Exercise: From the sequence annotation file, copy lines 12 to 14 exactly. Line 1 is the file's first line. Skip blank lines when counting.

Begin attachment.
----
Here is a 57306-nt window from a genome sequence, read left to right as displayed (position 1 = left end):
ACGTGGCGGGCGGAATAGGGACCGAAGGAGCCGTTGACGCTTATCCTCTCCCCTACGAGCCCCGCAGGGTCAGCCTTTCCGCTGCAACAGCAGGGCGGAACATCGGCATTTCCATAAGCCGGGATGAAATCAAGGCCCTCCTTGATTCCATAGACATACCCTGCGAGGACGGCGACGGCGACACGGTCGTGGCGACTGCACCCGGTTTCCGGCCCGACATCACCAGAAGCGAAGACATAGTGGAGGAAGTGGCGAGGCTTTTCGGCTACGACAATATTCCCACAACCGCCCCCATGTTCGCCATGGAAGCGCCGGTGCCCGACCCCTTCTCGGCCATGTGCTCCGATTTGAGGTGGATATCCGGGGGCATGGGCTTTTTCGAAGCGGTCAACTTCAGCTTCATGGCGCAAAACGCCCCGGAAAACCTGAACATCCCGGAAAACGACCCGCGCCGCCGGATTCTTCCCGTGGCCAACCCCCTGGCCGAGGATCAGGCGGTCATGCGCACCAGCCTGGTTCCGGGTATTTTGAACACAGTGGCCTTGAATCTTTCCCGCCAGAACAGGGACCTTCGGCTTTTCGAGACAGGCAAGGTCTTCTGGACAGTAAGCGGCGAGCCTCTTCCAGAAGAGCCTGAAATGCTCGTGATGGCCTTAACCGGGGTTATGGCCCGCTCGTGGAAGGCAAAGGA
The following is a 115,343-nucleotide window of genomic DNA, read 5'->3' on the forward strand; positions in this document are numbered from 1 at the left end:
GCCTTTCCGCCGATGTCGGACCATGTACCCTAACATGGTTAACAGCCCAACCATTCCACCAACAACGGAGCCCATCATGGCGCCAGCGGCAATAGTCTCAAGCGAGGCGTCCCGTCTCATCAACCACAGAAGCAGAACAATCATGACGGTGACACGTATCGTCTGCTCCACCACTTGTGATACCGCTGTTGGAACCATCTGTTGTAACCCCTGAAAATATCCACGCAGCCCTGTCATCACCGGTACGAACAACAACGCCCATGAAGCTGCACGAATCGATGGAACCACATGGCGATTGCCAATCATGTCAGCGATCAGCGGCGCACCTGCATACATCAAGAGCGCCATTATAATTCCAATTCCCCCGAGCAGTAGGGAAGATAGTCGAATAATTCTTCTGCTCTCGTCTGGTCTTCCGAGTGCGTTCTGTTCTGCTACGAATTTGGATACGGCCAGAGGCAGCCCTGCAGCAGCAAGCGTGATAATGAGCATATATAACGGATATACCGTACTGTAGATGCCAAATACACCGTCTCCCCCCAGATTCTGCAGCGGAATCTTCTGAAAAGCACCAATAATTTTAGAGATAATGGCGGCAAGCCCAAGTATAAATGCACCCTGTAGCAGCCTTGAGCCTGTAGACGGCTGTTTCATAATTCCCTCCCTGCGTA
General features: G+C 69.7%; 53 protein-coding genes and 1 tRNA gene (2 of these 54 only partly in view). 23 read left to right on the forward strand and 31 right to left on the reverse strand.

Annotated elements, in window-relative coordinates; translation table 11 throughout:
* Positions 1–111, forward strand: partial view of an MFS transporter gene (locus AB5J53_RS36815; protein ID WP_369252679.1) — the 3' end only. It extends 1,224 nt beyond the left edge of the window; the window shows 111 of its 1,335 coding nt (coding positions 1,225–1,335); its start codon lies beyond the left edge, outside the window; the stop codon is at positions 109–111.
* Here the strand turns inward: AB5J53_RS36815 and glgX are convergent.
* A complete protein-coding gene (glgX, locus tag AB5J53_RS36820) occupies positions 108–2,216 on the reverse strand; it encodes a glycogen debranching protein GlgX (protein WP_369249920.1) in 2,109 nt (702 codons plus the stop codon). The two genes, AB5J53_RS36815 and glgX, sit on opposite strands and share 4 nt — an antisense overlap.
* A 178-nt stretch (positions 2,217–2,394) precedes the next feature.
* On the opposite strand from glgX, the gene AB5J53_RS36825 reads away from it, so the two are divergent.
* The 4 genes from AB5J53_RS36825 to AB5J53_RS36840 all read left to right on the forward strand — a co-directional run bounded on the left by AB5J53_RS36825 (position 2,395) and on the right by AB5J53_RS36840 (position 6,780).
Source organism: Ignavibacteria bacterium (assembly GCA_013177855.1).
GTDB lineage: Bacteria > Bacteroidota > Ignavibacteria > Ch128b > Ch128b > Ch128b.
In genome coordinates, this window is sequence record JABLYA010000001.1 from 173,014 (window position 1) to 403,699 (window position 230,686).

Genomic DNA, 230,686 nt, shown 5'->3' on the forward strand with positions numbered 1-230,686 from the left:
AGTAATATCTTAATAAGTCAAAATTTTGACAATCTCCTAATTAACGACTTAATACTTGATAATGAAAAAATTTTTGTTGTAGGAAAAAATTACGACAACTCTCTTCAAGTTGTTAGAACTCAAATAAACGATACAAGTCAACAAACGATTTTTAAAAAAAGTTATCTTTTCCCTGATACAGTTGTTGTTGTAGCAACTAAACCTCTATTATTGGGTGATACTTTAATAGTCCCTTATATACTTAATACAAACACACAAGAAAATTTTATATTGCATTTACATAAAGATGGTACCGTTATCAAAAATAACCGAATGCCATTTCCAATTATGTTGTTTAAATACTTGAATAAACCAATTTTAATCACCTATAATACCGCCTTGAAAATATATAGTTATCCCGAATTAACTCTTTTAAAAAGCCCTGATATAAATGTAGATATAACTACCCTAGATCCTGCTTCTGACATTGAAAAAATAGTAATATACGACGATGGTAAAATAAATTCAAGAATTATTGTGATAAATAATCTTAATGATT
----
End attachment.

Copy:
* The 4 genes from AB5J53_RS36825 to AB5J53_RS36840 all read left to right on the forward strand — a co-directional run bounded on the left by AB5J53_RS36825 (position 2,395) and on the right by AB5J53_RS36840 (position 6,780).
Source organism: Ignavibacteria bacterium (assembly GCA_013177855.1).
GTDB lineage: Bacteria > Bacteroidota > Ignavibacteria > Ch128b > Ch128b > Ch128b.